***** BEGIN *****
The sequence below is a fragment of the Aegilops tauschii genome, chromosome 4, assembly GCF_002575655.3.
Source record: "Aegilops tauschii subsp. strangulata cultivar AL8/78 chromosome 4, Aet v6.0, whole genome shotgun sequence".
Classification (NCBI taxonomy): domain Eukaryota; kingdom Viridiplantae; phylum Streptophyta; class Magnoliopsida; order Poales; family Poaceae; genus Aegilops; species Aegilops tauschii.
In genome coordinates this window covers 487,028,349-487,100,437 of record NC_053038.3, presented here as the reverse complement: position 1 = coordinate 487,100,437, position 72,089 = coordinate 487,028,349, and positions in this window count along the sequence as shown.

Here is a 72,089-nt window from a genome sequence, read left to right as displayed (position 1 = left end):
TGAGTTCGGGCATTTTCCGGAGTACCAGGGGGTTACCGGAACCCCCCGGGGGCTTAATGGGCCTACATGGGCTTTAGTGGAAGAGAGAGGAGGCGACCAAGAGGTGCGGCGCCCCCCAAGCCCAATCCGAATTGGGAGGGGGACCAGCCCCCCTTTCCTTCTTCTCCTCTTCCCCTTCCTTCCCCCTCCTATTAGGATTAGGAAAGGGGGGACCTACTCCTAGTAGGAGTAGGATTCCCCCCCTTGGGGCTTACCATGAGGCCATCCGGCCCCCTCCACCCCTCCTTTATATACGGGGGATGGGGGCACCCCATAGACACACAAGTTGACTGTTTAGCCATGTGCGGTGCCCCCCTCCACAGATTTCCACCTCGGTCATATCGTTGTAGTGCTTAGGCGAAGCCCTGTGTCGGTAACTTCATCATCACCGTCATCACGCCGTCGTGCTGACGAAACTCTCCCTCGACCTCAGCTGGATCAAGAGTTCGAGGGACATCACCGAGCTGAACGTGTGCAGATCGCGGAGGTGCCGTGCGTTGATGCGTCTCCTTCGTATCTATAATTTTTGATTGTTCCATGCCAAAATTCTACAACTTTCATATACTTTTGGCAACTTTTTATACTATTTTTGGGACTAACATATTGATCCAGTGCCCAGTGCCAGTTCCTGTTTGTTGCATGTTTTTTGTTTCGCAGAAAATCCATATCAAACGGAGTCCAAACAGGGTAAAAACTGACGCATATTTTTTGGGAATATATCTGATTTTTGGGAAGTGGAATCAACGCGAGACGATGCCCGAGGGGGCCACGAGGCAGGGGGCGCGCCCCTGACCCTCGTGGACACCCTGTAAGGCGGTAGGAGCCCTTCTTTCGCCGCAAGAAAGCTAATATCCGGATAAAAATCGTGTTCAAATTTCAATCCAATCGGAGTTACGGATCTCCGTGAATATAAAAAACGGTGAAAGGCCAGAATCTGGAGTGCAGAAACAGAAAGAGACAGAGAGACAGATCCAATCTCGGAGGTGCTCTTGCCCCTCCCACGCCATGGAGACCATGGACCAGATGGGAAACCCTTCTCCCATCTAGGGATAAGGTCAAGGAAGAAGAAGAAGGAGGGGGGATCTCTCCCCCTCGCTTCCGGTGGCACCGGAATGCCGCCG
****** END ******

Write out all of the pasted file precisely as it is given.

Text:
The sequence below is a fragment of the Aegilops tauschii genome, chromosome 4, assembly GCF_002575655.3.
Source record: "Aegilops tauschii subsp. strangulata cultivar AL8/78 chromosome 4, Aet v6.0, whole genome shotgun sequence".
Classification (NCBI taxonomy): domain Eukaryota; kingdom Viridiplantae; phylum Streptophyta; class Magnoliopsida; order Poales; family Poaceae; genus Aegilops; species Aegilops tauschii.
In genome coordinates this window covers 487,028,349-487,100,437 of record NC_053038.3, presented here as the reverse complement: position 1 = coordinate 487,100,437, position 72,089 = coordinate 487,028,349, and positions in this window count along the sequence as shown.

Here is a 72,089-nt window from a genome sequence, read left to right as displayed (position 1 = left end):
TGAGTTCGGGCATTTTCCGGAGTACCAGGGGGTTACCGGAACCCCCCGGGGGCTTAATGGGCCTACATGGGCTTTAGTGGAAGAGAGAGGAGGCGACCAAGAGGTGCGGCGCCCCCCAAGCCCAATCCGAATTGGGAGGGGGACCAGCCCCCCTTTCCTTCTTCTCCTCTTCCCCTTCCTTCCCCCTCCTATTAGGATTAGGAAAGGGGGGACCTACTCCTAGTAGGAGTAGGATTCCCCCCCTTGGGGCTTACCATGAGGCCATCCGGCCCCCTCCACCCCTCCTTTATATACGGGGGATGGGGGCACCCCATAGACACACAAGTTGACTGTTTAGCCATGTGCGGTGCCCCCCTCCACAGATTTCCACCTCGGTCATATCGTTGTAGTGCTTAGGCGAAGCCCTGTGTCGGTAACTTCATCATCACCGTCATCACGCCGTCGTGCTGACGAAACTCTCCCTCGACCTCAGCTGGATCAAGAGTTCGAGGGACATCACCGAGCTGAACGTGTGCAGATCGCGGAGGTGCCGTGCGTTGATGCGTCTCCTTCGTATCTATAATTTTTGATTGTTCCATGCCAAAATTCTACAACTTTCATATACTTTTGGCAACTTTTTATACTATTTTTGGGACTAACATATTGATCCAGTGCCCAGTGCCAGTTCCTGTTTGTTGCATGTTTTTTGTTTCGCAGAAAATCCATATCAAACGGAGTCCAAACAGGGTAAAAACTGACGCATATTTTTTGGGAATATATCTGATTTTTGGGAAGTGGAATCAACGCGAGACGATGCCCGAGGGGGCCACGAGGCAGGGGGCGCGCCCCTGACCCTCGTGGACACCCTGTAAGGCGGTAGGAGCCCTTCTTTCGCCGCAAGAAAGCTAATATCCGGATAAAAATCGTGTTCAAATTTCAATCCAATCGGAGTTACGGATCTCCGTGAATATAAAAAACGGTGAAAGGCCAGAATCTGGAGTGCAGAAACAGAAAGAGACAGAGAGACAGATCCAATCTCGGAGGTGCTCTTGCCCCTCCCACGCCATGGAGACCATGGACCAGATGGGAAACCCTTCTCCCATCTAGGGATAAGGTCAAGGAAGAAGAAGAAGGAGGGGGGATCTCTCCCCCTCGCTTCCGGTGGCACCGGAATGCCGCCG